Now, we can get creative and add a new data source, the meeting scheduling engine. We combine the on/off data of the lights and the electricity bill, and then bring in the meeting data. How many meetings do we have scheduled in rooms that the lights never go on? If we can identify these ‘ghost meetings’, can we get more efficient with office space and potentially move to a smaller physical footprint and thereby pay less rent? This is another Tangible ROI to the bottom line by being efficient with our rent in addition to our new lowered electricity bill. These are probably enough ROI for any business owner to say this solution is worth the price to install it. Especially if one had 100 buildings, and we are talking about a savings in the millions.
So, here is the thought exercise: What is the Intangible ROI in this example?
For this exercise, I will use an analogy to Maslow’s hierarchy of needs in that the base ROI is “my bill is lower, and I save money.” That is a basic need of business to raise revenue by keeping costs down. But what has also happened in doing that is the use of energy has gone down. This is now speaking to other goals the business may have or rolls up to sustainability goals for a city or country.
This is ROI that is at the self-actualization level in my analogy. The business is contributing to an ROI they may be tracking for sustainability, but any ROI for sustainability is a global contribution that benefits all of us.
Growth Mindset quickly shows us that Intangible ROI is a misnomer
At this point, I would suspect you may argue that intangible ROI is in fact quite tangible. You would be right. Like I said in the beginning, it has been hiding in plain sight the whole time.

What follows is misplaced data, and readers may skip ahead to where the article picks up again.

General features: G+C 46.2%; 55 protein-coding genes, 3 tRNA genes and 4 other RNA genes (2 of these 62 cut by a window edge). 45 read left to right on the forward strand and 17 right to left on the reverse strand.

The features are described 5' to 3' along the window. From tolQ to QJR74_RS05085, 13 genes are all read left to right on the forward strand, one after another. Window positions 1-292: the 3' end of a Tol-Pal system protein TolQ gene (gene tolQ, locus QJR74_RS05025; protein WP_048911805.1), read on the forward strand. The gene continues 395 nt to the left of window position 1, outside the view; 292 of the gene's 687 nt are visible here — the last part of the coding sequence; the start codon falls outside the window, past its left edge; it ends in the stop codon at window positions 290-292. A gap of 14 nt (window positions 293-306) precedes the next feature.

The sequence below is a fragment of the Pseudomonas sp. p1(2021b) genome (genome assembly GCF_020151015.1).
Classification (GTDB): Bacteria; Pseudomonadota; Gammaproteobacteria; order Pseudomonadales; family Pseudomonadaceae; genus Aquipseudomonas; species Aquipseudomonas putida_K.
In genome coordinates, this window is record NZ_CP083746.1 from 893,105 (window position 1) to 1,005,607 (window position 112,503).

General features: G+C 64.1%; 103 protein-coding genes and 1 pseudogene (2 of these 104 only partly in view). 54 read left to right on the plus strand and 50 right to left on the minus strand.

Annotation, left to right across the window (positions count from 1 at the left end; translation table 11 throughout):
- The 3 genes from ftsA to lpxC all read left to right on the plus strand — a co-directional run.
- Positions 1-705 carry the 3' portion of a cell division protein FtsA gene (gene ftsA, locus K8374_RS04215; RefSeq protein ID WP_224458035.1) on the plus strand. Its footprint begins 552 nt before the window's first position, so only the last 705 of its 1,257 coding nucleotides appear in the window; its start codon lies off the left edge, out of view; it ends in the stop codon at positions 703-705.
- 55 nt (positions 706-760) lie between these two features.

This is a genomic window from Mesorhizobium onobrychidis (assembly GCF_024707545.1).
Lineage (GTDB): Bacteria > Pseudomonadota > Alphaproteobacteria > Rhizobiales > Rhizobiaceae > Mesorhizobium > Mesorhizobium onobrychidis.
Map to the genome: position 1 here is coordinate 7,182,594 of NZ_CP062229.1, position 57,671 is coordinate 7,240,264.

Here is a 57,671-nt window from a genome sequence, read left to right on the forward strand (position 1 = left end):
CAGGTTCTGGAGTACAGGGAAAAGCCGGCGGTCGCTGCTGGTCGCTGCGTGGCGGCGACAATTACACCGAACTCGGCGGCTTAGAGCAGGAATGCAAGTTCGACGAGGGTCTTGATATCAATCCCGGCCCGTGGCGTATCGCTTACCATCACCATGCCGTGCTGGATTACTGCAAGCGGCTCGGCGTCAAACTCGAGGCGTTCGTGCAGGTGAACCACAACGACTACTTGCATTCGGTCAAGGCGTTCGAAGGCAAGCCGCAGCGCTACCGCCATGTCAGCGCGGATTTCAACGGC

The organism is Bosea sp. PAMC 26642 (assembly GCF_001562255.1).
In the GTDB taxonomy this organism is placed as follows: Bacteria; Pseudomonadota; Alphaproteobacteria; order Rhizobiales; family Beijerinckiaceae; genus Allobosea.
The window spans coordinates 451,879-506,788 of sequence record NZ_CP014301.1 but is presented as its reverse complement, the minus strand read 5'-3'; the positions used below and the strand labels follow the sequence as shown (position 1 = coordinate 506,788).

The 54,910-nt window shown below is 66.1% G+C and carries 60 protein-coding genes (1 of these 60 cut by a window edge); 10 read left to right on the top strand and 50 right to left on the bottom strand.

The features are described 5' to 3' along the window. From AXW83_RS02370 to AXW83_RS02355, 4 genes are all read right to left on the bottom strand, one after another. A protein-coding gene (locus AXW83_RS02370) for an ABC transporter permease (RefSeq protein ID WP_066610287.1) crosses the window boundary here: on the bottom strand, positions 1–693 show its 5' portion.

The minute you start to see solutions this way you can’t go back. A retail solution that is saving a business money by using sensors to monitor a restaurant kitchen to reduce ingredient spoilage is reducing food waste. Building an asset tracking solution that is monitoring delivery trucks to save money on gas? That solution is also reducing use of fossil fuels and lowering emissions. Predictive maintenance on pipes to prevent leakage? If we are talking about water pipelines, we are reducing water waste. If we are talking midstream oil pipelines, we are helping to prevent potential damage to ecosystems.
For those of you in the IoT space, I invite you to look at your portfolio of solutions you have worked on and see if you can find the sustainability ROI in them. As you embark on a new project, I invite you to become an advocate for the sustainability ROI bringing this conversation into architectural design sessions and business model workshops.
Increasing Tech Intensity whist lowering carbon intensity
Sustainability isn’t a vertical or a horizontal. It’s a diagonal. Sustainability touches every aspect of our industries and our lives. It is the one area of innovation that if we don’t start to weave it into all our solutions, it will impact us in ways we are only beginning to understand.
We can change what we can measure. We can measure what we record. We can record what data can capture. IoT is the foundation for data capture that will enable us to achieve our environmental goals.
No matter where you are on your sustainability journey, Microsoft is creating tools and solutions to support you. We are so excited to release the Azure IoT for Sustainability website and invite you to visit to begin your sustainability journey with IoT.
Together we will fix this. We must.
Brought to you by Dr. Ware, Microsoft Office 365 Silver Partner, Charleston SC.